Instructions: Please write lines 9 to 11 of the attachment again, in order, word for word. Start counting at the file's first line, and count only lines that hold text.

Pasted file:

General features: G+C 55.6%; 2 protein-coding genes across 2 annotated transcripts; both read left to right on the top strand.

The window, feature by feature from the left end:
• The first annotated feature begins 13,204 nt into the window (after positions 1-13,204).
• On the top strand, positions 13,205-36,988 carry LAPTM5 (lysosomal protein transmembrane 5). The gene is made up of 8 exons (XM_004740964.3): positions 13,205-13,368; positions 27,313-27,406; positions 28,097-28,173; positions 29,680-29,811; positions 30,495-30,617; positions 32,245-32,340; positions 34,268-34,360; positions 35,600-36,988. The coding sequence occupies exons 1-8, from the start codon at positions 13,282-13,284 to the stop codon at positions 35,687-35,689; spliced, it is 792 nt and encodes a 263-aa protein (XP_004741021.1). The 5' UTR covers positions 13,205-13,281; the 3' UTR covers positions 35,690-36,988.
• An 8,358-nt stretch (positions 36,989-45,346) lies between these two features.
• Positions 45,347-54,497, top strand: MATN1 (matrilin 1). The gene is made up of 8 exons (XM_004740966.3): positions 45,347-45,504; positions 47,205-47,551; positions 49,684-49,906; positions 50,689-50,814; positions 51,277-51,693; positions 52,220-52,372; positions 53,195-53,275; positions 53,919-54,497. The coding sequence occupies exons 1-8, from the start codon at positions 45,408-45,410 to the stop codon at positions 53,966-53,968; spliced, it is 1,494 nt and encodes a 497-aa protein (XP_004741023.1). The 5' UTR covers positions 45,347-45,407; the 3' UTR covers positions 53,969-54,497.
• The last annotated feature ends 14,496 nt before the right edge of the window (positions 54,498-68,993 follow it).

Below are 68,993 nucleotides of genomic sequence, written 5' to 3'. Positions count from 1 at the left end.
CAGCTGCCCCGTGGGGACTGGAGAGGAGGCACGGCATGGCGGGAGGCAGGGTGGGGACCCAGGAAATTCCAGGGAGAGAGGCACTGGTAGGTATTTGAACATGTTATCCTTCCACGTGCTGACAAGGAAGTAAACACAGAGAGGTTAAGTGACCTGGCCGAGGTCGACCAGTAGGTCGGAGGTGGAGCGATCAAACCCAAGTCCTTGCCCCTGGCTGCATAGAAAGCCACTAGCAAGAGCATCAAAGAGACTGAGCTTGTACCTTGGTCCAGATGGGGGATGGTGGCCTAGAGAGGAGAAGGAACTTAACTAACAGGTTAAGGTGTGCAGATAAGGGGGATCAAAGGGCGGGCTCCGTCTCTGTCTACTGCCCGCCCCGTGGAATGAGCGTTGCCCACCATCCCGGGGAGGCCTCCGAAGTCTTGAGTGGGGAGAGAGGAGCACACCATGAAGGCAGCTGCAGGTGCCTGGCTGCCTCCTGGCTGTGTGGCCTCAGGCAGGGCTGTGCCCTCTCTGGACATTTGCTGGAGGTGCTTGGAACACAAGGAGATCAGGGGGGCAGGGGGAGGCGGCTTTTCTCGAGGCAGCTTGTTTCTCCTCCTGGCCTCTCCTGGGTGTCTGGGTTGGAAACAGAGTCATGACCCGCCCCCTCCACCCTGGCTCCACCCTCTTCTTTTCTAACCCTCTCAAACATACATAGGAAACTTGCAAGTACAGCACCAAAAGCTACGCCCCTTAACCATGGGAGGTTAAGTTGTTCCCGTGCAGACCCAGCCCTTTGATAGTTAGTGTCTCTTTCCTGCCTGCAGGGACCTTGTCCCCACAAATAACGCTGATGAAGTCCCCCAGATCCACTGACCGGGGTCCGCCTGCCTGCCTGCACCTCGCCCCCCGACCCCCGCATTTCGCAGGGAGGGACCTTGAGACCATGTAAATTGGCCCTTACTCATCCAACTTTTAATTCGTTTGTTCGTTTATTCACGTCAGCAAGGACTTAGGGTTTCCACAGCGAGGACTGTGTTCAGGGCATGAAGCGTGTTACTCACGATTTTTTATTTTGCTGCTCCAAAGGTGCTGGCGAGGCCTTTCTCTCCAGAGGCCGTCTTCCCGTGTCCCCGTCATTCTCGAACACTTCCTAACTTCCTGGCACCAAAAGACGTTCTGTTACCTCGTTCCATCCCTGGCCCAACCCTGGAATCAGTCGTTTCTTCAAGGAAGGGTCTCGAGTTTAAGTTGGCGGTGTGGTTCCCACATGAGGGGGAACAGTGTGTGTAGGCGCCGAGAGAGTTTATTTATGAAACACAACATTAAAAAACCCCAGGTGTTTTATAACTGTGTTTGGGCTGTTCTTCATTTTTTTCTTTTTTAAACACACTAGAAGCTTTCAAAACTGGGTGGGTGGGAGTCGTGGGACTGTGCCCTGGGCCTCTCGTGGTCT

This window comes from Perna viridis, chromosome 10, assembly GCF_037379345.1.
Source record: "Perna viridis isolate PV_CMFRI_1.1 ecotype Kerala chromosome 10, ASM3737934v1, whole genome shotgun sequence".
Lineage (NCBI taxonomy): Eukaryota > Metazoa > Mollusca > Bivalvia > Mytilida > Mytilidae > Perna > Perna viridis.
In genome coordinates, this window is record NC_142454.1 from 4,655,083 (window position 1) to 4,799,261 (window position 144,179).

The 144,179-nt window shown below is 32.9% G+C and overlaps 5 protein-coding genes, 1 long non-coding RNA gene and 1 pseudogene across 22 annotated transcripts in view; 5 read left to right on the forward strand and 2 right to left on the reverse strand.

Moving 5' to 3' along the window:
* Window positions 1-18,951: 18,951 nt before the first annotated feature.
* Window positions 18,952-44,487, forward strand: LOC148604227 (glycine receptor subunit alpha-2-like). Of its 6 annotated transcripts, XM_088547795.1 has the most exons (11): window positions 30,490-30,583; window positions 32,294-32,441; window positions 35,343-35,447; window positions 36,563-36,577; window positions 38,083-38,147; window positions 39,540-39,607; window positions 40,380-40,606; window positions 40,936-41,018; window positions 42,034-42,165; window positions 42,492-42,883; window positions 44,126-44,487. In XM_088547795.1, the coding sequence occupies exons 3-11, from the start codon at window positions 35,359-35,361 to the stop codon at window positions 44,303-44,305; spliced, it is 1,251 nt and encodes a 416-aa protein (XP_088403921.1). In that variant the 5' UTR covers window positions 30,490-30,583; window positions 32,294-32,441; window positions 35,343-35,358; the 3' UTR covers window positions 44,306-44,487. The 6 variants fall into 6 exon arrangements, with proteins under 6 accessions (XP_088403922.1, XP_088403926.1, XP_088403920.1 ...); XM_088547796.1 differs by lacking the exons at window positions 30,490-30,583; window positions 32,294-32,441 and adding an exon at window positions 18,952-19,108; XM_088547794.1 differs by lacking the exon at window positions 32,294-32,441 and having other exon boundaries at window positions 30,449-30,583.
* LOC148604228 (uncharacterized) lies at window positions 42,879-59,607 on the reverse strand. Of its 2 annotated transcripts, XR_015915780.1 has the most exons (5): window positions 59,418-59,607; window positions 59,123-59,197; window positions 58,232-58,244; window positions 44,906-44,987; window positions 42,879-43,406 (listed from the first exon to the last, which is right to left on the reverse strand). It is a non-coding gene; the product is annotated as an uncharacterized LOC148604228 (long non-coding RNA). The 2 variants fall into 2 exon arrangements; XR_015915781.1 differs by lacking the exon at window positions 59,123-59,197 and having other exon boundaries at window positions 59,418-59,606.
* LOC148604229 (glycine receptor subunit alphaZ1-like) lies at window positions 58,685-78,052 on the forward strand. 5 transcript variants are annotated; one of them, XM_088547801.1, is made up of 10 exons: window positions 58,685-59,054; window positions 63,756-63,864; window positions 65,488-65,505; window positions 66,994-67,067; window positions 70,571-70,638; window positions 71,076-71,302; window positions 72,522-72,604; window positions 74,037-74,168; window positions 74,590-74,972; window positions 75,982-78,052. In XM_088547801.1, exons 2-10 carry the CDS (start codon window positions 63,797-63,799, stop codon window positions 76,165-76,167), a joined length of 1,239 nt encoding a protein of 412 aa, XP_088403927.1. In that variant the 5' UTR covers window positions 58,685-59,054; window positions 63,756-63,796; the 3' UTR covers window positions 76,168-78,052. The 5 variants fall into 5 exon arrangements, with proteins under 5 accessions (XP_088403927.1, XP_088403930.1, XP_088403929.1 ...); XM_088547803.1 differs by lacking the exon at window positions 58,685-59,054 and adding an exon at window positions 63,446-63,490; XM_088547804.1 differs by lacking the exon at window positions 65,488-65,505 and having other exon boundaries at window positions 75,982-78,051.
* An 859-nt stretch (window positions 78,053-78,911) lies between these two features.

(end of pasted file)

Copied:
CAGCTGCCCCGTGGGGACTGGAGAGGAGGCACGGCATGGCGGGAGGCAGGGTGGGGACCCAGGAAATTCCAGGGAGAGAGGCACTGGTAGGTATTTGAACATGTTATCCTTCCACGTGCTGACAAGGAAGTAAACACAGAGAGGTTAAGTGACCTGGCCGAGGTCGACCAGTAGGTCGGAGGTGGAGCGATCAAACCCAAGTCCTTGCCCCTGGCTGCATAGAAAGCCACTAGCAAGAGCATCAAAGAGACTGAGCTTGTACCTTGGTCCAGATGGGGGATGGTGGCCTAGAGAGGAGAAGGAACTTAACTAACAGGTTAAGGTGTGCAGATAAGGGGGATCAAAGGGCGGGCTCCGTCTCTGTCTACTGCCCGCCCCGTGGAATGAGCGTTGCCCACCATCCCGGGGAGGCCTCCGAAGTCTTGAGTGGGGAGAGAGGAGCACACCATGAAGGCAGCTGCAGGTGCCTGGCTGCCTCCTGGCTGTGTGGCCTCAGGCAGGGCTGTGCCCTCTCTGGACATTTGCTGGAGGTGCTTGGAACACAAGGAGATCAGGGGGGCAGGGGGAGGCGGCTTTTCTCGAGGCAGCTTGTTTCTCCTCCTGGCCTCTCCTGGGTGTCTGGGTTGGAAACAGAGTCATGACCCGCCCCCTCCACCCTGGCTCCACCCTCTTCTTTTCTAACCCTCTCAAACATACATAGGAAACTTGCAAGTACAGCACCAAAAGCTACGCCCCTTAACCATGGGAGGTTAAGTTGTTCCCGTGCAGACCCAGCCCTTTGATAGTTAGTGTCTCTTTCCTGCCTGCAGGGACCTTGTCCCCACAAATAACGCTGATGAAGTCCCCCAGATCCACTGACCGGGGTCCGCCTGCCTGCCTGCACCTCGCCCCCCGACCCCCGCATTTCGCAGGGAGGGACCTTGAGACCATGTAAATTGGCCCTTACTCATCCAACTTTTAATTCGTTTGTTCGTTTATTCACGTCAGCAAGGACTTAGGGTTTCCACAGCGAGGACTGTGTTCAGGGCATGAAGCGTGTTACTCACGATTTTTTATTTTGCTGCTCCAAAGGTGCTGGCGAGGCCTTTCTCTCCAGAGGCCGTCTTCCCGTGTCCCCGTCATTCTCGAACACTTCCTAACTTCCTGGCACCAAAAGACGTTCTGTTACCTCGTTCCATCCCTGGCCCAACCCTGGAATCAGTCGTTTCTTCAAGGAAGGGTCTCGAGTTTAAGTTGGCGGTGTGGTTCCCACATGAGGGGGAACAGTGTGTGTAGGCGCCGAGAGAGTTTATTTATGAAACACAACATTAAAAAACCCCAGGTGTTTTATAACTGTGTTTGGGCTGTTCTTCATTTTTTTCTTTTTTAAACACACTAGAAGCTTTCAAAACTGGGTGGGTGGGAGTCGTGGGACTGTGCCCTGGGCCTCTCGTGGTCT

This window comes from Perna viridis, chromosome 10, assembly GCF_037379345.1.
Source record: "Perna viridis isolate PV_CMFRI_1.1 ecotype Kerala chromosome 10, ASM3737934v1, whole genome shotgun sequence".